Introducing the BEC team: Vlastimil Veselý

Not all our readers have met us face to face yet, so we are going on with the interviews introducing our Brno Expat Centre crew. This part presents the Brnopolis chairman & BEC co-founder Vlastimil Veselý.

You have been serving as a chairman of Brnopolis NGO for the last three years. What did you do for a living before that?
My background is in IT research & business. I spent over 10 years at Brno Vlastimil2University of Technology working mostly in applied research. After finishing my studies in the UK, I set up my own consulting company connecting IT developers, managers and investors across industry and academia. We were organizing seminars and other events for five years as a part of the global First Tuesday network. We were also helping them to find foreign partners and financial resources within European innovation projects (not to be confused with structural funds which have different rules and procedures).

What was the original idea behind establishing Brnopolis?
The history started in spring 2007 when our group of individuals with various backgrounds was discussing (for example at the OpenCoffee meetings) the need of having a laboratory of ideas where creative professionals could exchange experience and contacts for opening Brno to more intensive international cooperation.

Don Sparling and myself were invited by the South Moravian government and the Brno Municipality to participate in the Regional Innovation Strategy. In 2010 – after two years of discussions and specifications – we found a way with the city representatives to set up a centre helping local expats working here to adapt. Currently Brnopolis has two main activities – running the Brno Expat Centre (BEC) and organizing TEDxBrno conferences (and more TEDxBrno activities soon).

If you had unlimited resources, what would you do for Brno?
It would not only depend on resources, but also on the assigned role. Brnopolis has very limited resources and still has to bootstrap in a startup style. If we succeeded to get a five-year grant or met a patriotic philanthrope, our focus could be certainly more ambitious.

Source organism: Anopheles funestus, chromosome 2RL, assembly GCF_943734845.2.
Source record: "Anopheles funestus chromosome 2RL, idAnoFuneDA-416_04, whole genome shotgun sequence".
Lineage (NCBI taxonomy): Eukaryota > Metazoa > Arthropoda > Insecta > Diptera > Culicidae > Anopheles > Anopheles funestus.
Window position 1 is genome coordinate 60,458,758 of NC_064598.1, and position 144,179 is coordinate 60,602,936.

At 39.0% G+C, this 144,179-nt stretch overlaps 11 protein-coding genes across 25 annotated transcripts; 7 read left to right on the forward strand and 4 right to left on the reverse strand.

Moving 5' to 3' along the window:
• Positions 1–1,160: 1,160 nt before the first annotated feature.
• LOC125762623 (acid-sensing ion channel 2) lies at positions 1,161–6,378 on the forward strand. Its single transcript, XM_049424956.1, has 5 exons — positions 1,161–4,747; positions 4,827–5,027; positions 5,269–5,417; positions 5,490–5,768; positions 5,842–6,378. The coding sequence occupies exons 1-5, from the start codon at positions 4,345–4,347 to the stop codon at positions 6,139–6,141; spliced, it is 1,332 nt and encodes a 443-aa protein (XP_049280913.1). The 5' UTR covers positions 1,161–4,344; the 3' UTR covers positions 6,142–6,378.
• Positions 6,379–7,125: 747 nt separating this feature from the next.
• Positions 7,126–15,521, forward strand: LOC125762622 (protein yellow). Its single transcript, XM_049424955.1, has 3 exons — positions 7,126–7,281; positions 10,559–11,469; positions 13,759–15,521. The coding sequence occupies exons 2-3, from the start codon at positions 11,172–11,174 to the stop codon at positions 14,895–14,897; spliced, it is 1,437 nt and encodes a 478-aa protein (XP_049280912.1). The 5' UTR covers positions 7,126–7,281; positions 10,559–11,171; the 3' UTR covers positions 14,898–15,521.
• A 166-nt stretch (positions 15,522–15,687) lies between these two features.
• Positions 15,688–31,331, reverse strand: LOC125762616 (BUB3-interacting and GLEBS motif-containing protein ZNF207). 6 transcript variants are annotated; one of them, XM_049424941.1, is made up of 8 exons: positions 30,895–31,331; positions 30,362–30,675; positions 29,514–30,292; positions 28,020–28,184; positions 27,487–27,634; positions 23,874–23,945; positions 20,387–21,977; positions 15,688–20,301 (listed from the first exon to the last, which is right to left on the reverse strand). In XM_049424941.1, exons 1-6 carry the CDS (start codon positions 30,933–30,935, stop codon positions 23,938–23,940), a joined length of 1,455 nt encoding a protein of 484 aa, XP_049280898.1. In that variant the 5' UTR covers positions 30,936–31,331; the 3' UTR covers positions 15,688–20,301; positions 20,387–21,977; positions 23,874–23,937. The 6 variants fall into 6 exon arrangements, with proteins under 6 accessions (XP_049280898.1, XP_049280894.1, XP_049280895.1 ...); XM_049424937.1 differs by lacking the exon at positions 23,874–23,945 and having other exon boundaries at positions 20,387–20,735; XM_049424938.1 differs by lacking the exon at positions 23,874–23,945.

I can imagine we could play the role of a regional independent think tank providing responsible politicians with concrete visions and action plans for international city development – thanks also to our community of experienced professionals with international background.

What we are working on already now is establishing a truly international house where foreign nationals from creative (usually middle) class could have their informal meeting point and where we would organise our events. The place would serve not only for taking care of local expatriates, but as a trusted hub connecting Brno-based creative people and organizations with their counterparts abroad.

What change do you perceive in Brno regarding internationalization in the last ten years?
The optimist in me says a lot has been done. Brno is becoming a centre of international research and hi-tech business, at least within the Central European scope. Several research centers attracted experts and managers for international teams (CEITEC, ICRC, Recetox and more), international companies increase the number of foreign nationals hired (for example IBM, Red Hat, Infosys).

The pessimist in me argues we still lack sufficient infrastructure. Both hard and soft one. Direct flight connections, a highway to Vienna, English spoken at public institutions and complex care of adaption for foreign employees – this is often incomparable among companies and the BEC is still operating with just one third of the budget originally declared.

What do you enjoy most about living in Brno?
When I graduated I thought of moving to Prague. No doubt there is a lot more business opportunities, a larger international community and richer cultural life. Now I feel happy with my family in Brno and appreciate the size, location and especially the people here.

There is one curiosity in Brno illustrated in Milan Uhde’s quotation: “Brno does not like structures”. Indeed, we used to have and still have a strong “underground” activism, but few people are willing to force changes within the existing structures that are very conservative and often disconnected from international standards.

I know you are a wine lover. What is your favorite wine variety and where do you go most often to buy quality wine?
Usually I prefer red wine. Some people complain you can’t find high quality red wine in Moravia, but it’s not true. There is a couple of wineries producing superb Cabernet, Frankovka (Blaufrankisch) or Pinot Noir. You only need to know where to go because the awareness of the Moravian wine abroad is generally poor. In Brno I often buy wine in Vinná Galerie at Lužánky, the top wine bar is Petit Cru next to Koishi. I recommend to sit down there with cheese, a glass of wine and the chance to look around and find an undiscovered jewel among the wine bottles.


Vlastimil got his PhD at Brno University of Technology and MBA at Nottingham Trent University. The founder of the FIRST Innovation Park (one of two First Tuesday CZ successors) that has been connecting creative talents, ideas and ICT technology – especially for international innovation projects in the area of research and development – for almost 15 years. Currently he is the chairman of the Brnopolis NGO and the co-founder of Brno Expat Centre working there as one of its senior consultants. Born in Brno, father of two children, passionate about amateur photography, tennis and good wine.


Read interviews with other BEC crew members: Jan Kopkáš, Lucia Konôpková, Don Sparling, Anna Sedláčková, Kristína Babíková, Katka Báňová, and Roman Schwanzer.


Do you like this article? Let your friends know about it.

Recent posts from this category:


Your comments matter a lot to us.